Then, highlighting your manuscript, go to Format >Paragraph >Indents and Spacing. In the Indentation dialogue box go to Special and select ‘First line’. Apply 25 points and your document will look like this:

      *
      Dave walked out of the door.
      He carried a plank under his arm.
      It was a long plank, and he was lugging it around with him in memory of the fine comedian Eric Sykes, who had recently died. Dave had seen a film in which Eric had carried such a plank around with him and it had made Dave laugh. It was more fun than being Prime Minister anyway.
      *

Not ideal, but better than it was. Highlight/select your first section break asterisk and the first paragraph (in this case the first paragraph is one line, but in the case of, say, a three-line first paragraph select the entire first paragraph). Then go through the same procedure of  Format >Paragraph >Indents and Spacing. In the Indentation dialogue box go to Special and select ‘First line’. THIS time, select a points value of 0.1 to give the following result:

*
Dave walked out of the door.
        He carried a plank under his arm.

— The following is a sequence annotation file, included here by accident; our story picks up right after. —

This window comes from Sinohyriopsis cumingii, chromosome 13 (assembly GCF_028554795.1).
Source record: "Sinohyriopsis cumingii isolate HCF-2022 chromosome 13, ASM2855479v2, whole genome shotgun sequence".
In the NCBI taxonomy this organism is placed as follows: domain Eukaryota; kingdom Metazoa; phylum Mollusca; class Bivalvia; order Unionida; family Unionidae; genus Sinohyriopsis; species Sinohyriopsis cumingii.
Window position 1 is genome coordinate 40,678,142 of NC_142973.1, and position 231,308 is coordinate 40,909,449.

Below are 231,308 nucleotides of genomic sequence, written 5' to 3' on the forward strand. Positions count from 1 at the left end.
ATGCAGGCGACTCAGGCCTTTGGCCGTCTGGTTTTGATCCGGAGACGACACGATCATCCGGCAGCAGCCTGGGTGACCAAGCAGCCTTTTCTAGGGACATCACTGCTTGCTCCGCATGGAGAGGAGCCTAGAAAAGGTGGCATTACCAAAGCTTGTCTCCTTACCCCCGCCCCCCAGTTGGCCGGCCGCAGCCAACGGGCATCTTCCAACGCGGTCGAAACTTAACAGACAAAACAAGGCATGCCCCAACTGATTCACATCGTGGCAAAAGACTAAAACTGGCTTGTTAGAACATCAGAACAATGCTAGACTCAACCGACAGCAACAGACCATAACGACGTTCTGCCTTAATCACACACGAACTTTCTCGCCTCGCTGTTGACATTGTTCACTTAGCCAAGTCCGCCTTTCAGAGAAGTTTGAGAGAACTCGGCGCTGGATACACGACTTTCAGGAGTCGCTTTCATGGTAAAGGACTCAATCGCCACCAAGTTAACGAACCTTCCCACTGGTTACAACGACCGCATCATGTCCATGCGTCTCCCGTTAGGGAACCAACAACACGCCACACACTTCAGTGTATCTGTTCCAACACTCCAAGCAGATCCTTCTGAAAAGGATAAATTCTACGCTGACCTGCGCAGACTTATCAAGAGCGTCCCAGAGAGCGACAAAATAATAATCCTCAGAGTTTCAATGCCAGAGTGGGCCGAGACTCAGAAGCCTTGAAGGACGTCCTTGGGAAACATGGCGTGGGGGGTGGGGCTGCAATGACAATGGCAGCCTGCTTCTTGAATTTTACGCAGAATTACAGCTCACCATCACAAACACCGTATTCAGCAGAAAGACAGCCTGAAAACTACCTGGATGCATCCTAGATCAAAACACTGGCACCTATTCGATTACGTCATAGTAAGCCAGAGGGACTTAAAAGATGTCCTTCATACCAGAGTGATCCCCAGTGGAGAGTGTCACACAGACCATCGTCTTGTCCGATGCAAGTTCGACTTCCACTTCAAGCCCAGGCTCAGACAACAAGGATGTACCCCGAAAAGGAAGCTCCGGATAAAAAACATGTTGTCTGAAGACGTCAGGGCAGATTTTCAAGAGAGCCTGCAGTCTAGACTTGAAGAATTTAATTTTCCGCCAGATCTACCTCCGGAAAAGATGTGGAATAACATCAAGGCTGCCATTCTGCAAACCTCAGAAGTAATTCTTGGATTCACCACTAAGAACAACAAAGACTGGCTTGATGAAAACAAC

It was a long plank, and he was lugging it around with him in memory of the fine comedian Eric Sykes, who had recently died. Dave had seen a film in which Eric had carried such a plank around with him and it had made Dave laugh. It was more fun than being Prime Minister anyway.
        *

Then select the first asterisk and centre justify it using the standard toolbar option.

                                                       *
Dave walked out of the door.
       He carried a plank under his arm.
       It was a long plank, and he was lugging it around with him in memory of the fine comedian Eric Sykes, who had recently died. Dave had seen a film in which Eric had carried such a plank around with him and it had made Dave laugh. It was more fun than being Prime Minister anyway.
       *


Highlight/select the trailing asterisk and repeat the points at 0.1 procedure.

It’s a pain, it’s laborious, but you need to do this through the entire document.

You also need to apply 0.1 points to anything you want to centre justify. This includes titles and chapter headings (but more later in another post on chapters for novels and short story titles for collections; here I’m dealing with a one-off long short story document).